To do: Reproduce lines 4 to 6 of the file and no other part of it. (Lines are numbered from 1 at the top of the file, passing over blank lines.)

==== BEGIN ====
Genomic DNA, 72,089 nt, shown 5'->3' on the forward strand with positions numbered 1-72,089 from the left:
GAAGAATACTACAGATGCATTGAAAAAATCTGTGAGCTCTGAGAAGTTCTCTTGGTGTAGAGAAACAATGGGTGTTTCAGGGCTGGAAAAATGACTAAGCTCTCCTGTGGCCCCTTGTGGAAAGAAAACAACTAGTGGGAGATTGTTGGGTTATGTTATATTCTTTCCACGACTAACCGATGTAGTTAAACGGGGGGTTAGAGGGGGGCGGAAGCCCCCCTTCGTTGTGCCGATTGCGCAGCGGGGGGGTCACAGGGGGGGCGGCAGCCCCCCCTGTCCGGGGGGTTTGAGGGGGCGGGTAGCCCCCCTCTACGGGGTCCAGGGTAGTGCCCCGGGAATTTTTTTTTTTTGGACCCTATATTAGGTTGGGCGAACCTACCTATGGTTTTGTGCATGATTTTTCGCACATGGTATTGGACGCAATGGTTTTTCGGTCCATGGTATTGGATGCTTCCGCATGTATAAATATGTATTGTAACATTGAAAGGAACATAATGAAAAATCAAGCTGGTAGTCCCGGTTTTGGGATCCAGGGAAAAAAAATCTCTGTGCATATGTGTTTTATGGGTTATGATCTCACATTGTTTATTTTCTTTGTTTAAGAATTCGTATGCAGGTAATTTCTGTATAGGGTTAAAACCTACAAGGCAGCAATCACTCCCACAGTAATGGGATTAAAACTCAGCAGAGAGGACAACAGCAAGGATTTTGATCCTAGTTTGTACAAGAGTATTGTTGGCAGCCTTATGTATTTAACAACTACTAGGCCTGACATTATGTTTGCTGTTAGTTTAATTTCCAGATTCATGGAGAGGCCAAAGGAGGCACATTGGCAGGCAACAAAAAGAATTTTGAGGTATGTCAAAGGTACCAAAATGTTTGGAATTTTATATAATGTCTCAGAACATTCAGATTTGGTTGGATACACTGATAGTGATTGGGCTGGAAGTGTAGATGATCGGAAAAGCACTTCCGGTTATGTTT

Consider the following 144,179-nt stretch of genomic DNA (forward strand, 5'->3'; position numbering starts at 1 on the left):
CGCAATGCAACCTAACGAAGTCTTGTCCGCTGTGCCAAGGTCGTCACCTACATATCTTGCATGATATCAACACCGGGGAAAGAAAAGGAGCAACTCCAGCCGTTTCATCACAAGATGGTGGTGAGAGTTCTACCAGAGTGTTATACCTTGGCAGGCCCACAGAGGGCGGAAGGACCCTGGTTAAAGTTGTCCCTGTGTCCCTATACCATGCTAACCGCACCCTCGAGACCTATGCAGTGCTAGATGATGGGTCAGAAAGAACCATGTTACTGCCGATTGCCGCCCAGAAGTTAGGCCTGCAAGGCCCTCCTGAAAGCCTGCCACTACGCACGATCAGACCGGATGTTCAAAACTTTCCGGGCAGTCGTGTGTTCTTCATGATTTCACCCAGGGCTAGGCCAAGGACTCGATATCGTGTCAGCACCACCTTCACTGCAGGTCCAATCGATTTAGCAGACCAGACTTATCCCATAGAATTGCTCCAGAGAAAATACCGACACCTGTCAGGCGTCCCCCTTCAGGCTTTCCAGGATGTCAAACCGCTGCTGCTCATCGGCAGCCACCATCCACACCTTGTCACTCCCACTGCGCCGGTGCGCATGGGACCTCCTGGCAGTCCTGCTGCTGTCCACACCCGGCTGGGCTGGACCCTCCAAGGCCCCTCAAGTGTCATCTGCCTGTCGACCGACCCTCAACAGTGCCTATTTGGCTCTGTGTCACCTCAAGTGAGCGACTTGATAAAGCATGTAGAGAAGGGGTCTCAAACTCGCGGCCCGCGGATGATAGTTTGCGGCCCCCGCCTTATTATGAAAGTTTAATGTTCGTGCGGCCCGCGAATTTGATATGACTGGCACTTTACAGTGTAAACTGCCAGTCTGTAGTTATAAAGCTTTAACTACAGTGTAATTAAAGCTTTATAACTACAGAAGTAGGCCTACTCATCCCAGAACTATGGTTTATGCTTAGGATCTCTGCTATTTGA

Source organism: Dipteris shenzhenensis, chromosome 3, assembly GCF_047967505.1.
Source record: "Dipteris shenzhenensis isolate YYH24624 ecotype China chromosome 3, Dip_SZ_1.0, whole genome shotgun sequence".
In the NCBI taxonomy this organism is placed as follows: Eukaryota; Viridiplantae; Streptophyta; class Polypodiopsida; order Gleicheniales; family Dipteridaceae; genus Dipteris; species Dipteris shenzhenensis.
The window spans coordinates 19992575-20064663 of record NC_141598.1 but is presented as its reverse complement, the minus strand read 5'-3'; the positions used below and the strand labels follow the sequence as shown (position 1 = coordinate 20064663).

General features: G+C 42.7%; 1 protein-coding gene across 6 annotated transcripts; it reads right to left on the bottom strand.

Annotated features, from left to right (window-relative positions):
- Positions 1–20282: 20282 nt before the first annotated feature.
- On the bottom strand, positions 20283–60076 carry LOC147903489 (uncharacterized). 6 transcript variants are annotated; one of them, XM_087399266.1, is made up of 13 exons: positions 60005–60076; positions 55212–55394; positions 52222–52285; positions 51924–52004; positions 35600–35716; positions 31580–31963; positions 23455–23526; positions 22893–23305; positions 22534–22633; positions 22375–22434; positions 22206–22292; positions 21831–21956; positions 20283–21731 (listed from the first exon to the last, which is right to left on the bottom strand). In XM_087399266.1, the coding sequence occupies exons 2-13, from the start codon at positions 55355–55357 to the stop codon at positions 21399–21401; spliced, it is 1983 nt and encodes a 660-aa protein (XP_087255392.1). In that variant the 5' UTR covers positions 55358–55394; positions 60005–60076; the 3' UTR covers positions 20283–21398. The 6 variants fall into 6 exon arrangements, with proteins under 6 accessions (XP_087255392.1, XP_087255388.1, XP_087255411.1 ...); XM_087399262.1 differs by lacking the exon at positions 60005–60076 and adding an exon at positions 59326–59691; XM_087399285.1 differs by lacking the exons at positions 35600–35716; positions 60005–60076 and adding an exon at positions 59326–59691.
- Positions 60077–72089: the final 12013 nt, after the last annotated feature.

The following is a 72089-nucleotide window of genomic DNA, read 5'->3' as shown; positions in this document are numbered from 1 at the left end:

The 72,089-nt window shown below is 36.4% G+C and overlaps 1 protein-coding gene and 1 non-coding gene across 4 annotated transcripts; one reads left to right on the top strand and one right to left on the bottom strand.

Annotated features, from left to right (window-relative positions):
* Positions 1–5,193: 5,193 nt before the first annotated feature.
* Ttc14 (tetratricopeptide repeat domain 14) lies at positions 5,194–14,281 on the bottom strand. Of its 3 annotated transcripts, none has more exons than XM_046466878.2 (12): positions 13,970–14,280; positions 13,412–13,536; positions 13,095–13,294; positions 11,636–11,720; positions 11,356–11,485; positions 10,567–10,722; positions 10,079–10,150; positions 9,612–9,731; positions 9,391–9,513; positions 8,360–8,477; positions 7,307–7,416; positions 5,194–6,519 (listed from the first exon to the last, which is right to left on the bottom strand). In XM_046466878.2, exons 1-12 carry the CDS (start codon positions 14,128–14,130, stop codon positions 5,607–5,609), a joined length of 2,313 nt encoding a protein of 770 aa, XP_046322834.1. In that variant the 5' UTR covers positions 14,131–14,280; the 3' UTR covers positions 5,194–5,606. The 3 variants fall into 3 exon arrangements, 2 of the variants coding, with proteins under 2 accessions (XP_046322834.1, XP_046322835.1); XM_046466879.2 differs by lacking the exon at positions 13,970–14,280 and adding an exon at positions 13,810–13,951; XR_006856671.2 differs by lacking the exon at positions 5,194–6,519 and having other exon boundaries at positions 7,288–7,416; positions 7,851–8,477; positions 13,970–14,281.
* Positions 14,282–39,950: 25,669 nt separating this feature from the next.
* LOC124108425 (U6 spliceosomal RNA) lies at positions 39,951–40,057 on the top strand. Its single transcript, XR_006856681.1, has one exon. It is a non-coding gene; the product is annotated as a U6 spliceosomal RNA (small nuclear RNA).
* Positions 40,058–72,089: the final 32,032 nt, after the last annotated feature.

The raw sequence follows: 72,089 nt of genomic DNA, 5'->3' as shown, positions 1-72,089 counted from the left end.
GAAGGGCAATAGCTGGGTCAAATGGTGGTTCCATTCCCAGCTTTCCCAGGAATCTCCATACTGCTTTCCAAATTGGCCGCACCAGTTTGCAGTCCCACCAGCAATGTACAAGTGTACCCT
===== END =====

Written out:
CGCAATGCAACCTAACGAAGTCTTGTCCGCTGTGCCAAGGTCGTCACCTACATATCTTGCATGATATCAACACCGGGGAAAGAAAAGGAGCAACTCCAGCCGTTTCATCACAAGATGGTGGTGAGAGTTCTACCAGAGTGTTATACCTTGGCAGGCCCACAGAGGGCGGAAGGACCCTGGTTAAAGTTGTCCCTGTGTCCCTATACCATGCTAACCGCACCCTCGAGACCTATGCAGTGCTAGATGATGGGTCAGAAAGAACCATGTTACTGCCGATTGCCGCCCAGAAGTTAGGCCTGCAAGGCCCTCCTGAAAGCCTGCCACTACGCACGATCAGACCGGATGTTCAAAACTTTCCGGGCAGTCGTGTGTTCTTCATGATTTCACCCAGGGCTAGGCCAAGGACTCGATATCGTGTCAGCACCACCTTCACTGCAGGTCCAATCGATTTAGCAGACCAGACTTATCCCATAGAATTGCTCCAGAGAAAATACCGACACCTGTCAGGCGTCCCCCTTCAGGCTTTCCAGGATGTCAAACCGCTGCTGCTCATCGGCAGCCACCATCCACACCTTGTCACTCCCACTGCGCCGGTGCGCATGGGACCTCCTGGCAGTCCTGCTGCTGTCCACACCCGGCTGGGCTGGACCCTCCAAGGCCCCTCAAGTGTCATCTGCCTGTCGACCGACCCTCAACAGTGCCTATTTGGCTCTGTGTCACCTCAAGTGAGCGACTTGATAAAGCATGTAGAGAAGGGGTCTCAAACTCGCGGCCCGCGGATGATAGTTTGCGGCCCCCGCCTTATTATGAAAGTTTAATGTTCGTGCGGCCCGCGAATTTGATATGACTGGCACTTTACAGTGTAAACTGCCAGTCTGTAGTTATAAAGCTTTAACTACAGTGTAATTAAAGCTTTATAACTACAGAAGTAGGCCTACTCATCCCAGAACTATGGTTTATGCTTAGGATCTCTGCTATTTGA

Source organism: Dipteris shenzhenensis, chromosome 3, assembly GCF_047967505.1.
Source record: "Dipteris shenzhenensis isolate YYH24624 ecotype China chromosome 3, Dip_SZ_1.0, whole genome shotgun sequence".